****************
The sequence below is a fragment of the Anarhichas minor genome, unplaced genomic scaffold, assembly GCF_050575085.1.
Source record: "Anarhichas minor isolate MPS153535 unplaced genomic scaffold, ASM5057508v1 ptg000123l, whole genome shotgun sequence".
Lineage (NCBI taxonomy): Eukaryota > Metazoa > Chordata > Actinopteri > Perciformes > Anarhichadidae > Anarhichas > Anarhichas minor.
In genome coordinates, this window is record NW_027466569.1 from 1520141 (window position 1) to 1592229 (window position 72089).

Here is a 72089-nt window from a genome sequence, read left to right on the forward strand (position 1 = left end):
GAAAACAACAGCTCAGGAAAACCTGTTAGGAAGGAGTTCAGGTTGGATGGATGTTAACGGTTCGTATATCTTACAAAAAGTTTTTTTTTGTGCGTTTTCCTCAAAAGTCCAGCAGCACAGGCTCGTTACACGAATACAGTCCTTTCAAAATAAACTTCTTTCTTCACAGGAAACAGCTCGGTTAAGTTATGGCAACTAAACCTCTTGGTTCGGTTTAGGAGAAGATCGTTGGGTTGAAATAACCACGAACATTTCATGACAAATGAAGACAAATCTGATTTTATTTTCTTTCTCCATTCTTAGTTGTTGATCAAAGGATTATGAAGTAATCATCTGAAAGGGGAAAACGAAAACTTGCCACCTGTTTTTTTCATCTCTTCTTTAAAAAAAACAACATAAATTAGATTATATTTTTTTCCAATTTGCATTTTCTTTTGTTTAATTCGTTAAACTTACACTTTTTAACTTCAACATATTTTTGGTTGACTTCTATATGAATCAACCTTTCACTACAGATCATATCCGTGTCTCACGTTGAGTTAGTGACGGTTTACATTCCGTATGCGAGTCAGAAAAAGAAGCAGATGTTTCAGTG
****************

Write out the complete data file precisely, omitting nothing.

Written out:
The sequence below is a fragment of the Anarhichas minor genome, unplaced genomic scaffold, assembly GCF_050575085.1.
Source record: "Anarhichas minor isolate MPS153535 unplaced genomic scaffold, ASM5057508v1 ptg000123l, whole genome shotgun sequence".
Lineage (NCBI taxonomy): Eukaryota > Metazoa > Chordata > Actinopteri > Perciformes > Anarhichadidae > Anarhichas > Anarhichas minor.
In genome coordinates, this window is record NW_027466569.1 from 1520141 (window position 1) to 1592229 (window position 72089).

Here is a 72089-nt window from a genome sequence, read left to right on the forward strand (position 1 = left end):
GAAAACAACAGCTCAGGAAAACCTGTTAGGAAGGAGTTCAGGTTGGATGGATGTTAACGGTTCGTATATCTTACAAAAAGTTTTTTTTTGTGCGTTTTCCTCAAAAGTCCAGCAGCACAGGCTCGTTACACGAATACAGTCCTTTCAAAATAAACTTCTTTCTTCACAGGAAACAGCTCGGTTAAGTTATGGCAACTAAACCTCTTGGTTCGGTTTAGGAGAAGATCGTTGGGTTGAAATAACCACGAACATTTCATGACAAATGAAGACAAATCTGATTTTATTTTCTTTCTCCATTCTTAGTTGTTGATCAAAGGATTATGAAGTAATCATCTGAAAGGGGAAAACGAAAACTTGCCACCTGTTTTTTTCATCTCTTCTTTAAAAAAAACAACATAAATTAGATTATATTTTTTTCCAATTTGCATTTTCTTTTGTTTAATTCGTTAAACTTACACTTTTTAACTTCAACATATTTTTGGTTGACTTCTATATGAATCAACCTTTCACTACAGATCATATCCGTGTCTCACGTTGAGTTAGTGACGGTTTACATTCCGTATGCGAGTCAGAAAAAGAAGCAGATGTTTCAGTG